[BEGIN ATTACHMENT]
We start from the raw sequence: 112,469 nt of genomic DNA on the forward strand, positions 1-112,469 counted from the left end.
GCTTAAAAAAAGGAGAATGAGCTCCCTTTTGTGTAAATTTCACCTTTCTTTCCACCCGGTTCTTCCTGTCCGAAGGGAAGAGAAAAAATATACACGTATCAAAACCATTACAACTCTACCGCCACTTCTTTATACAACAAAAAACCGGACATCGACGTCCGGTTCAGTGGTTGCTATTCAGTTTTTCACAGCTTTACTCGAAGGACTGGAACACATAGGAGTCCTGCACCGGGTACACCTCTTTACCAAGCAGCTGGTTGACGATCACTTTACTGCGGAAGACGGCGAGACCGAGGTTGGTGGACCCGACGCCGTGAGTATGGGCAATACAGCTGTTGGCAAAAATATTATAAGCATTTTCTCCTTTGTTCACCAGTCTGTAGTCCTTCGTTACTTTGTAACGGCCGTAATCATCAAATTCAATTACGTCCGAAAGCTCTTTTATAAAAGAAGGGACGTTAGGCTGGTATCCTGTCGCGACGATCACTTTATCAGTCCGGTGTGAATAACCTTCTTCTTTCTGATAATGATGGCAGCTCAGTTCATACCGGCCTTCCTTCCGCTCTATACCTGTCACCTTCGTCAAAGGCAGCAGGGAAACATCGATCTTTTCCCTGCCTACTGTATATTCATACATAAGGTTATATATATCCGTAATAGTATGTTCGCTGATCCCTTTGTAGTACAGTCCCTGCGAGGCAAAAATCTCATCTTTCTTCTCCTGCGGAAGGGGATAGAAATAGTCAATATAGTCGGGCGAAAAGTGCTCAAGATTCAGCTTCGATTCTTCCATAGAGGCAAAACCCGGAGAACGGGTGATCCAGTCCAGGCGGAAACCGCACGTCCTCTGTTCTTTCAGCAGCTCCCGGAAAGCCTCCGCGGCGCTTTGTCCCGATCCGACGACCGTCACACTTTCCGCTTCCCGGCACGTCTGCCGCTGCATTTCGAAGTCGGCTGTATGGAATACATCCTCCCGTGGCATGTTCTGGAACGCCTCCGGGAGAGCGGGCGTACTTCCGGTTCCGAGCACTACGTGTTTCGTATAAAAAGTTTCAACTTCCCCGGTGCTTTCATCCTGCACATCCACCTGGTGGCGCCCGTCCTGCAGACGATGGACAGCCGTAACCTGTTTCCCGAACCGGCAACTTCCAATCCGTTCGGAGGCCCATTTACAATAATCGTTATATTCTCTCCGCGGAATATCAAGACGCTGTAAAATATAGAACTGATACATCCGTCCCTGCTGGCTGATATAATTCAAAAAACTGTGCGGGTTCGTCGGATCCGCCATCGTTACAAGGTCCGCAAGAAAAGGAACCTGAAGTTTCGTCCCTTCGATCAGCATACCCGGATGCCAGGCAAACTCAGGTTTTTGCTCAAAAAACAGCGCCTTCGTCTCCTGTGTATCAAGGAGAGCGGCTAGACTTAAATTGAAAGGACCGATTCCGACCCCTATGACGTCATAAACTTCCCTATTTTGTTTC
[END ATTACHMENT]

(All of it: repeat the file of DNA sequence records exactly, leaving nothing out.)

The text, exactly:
We start from the raw sequence: 112,469 nt of genomic DNA on the forward strand, positions 1-112,469 counted from the left end.
GCTTAAAAAAAGGAGAATGAGCTCCCTTTTGTGTAAATTTCACCTTTCTTTCCACCCGGTTCTTCCTGTCCGAAGGGAAGAGAAAAAATATACACGTATCAAAACCATTACAACTCTACCGCCACTTCTTTATACAACAAAAAACCGGACATCGACGTCCGGTTCAGTGGTTGCTATTCAGTTTTTCACAGCTTTACTCGAAGGACTGGAACACATAGGAGTCCTGCACCGGGTACACCTCTTTACCAAGCAGCTGGTTGACGATCACTTTACTGCGGAAGACGGCGAGACCGAGGTTGGTGGACCCGACGCCGTGAGTATGGGCAATACAGCTGTTGGCAAAAATATTATAAGCATTTTCTCCTTTGTTCACCAGTCTGTAGTCCTTCGTTACTTTGTAACGGCCGTAATCATCAAATTCAATTACGTCCGAAAGCTCTTTTATAAAAGAAGGGACGTTAGGCTGGTATCCTGTCGCGACGATCACTTTATCAGTCCGGTGTGAATAACCTTCTTCTTTCTGATAATGATGGCAGCTCAGTTCATACCGGCCTTCCTTCCGCTCTATACCTGTCACCTTCGTCAAAGGCAGCAGGGAAACATCGATCTTTTCCCTGCCTACTGTATATTCATACATAAGGTTATATATATCCGTAATAGTATGTTCGCTGATCCCTTTGTAGTACAGTCCCTGCGAGGCAAAAATCTCATCTTTCTTCTCCTGCGGAAGGGGATAGAAATAGTCAATATAGTCGGGCGAAAAGTGCTCAAGATTCAGCTTCGATTCTTCCATAGAGGCAAAACCCGGAGAACGGGTGATCCAGTCCAGGCGGAAACCGCACGTCCTCTGTTCTTTCAGCAGCTCCCGGAAAGCCTCCGCGGCGCTTTGTCCCGATCCGACGACCGTCACACTTTCCGCTTCCCGGCACGTCTGCCGCTGCATTTCGAAGTCGGCTGTATGGAATACATCCTCCCGTGGCATGTTCTGGAACGCCTCCGGGAGAGCGGGCGTACTTCCGGTTCCGAGCACTACGTGTTTCGTATAAAAAGTTTCAACTTCCCCGGTGCTTTCATCCTGCACATCCACCTGGTGGCGCCCGTCCTGCAGACGATGGACAGCCGTAACCTGTTTCCCGAACCGGCAACTTCCAATCCGTTCGGAGGCCCATTTACAATAATCGTTATATTCTCTCCGCGGAATATCAAGACGCTGTAAAATATAGAACTGATACATCCGTCCCTGCTGGCTGATATAATTCAAAAAACTGTGCGGGTTCGTCGGATCCGCCATCGTTACAAGGTCCGCAAGAAAAGGAACCTGAAGTTTCGTCCCTTCGATCAGCATACCCGGATGCCAGGCAAACTCAGGTTTTTGCTCAAAAAACAGCGCCTTCGTCTCCTGTGTATCAAGGAGAGCGGCTAGACTTAAATTGAAAGGACCGATTCCGACCCCTATGACGTCATAAACTTCCCTATTTTGTTTC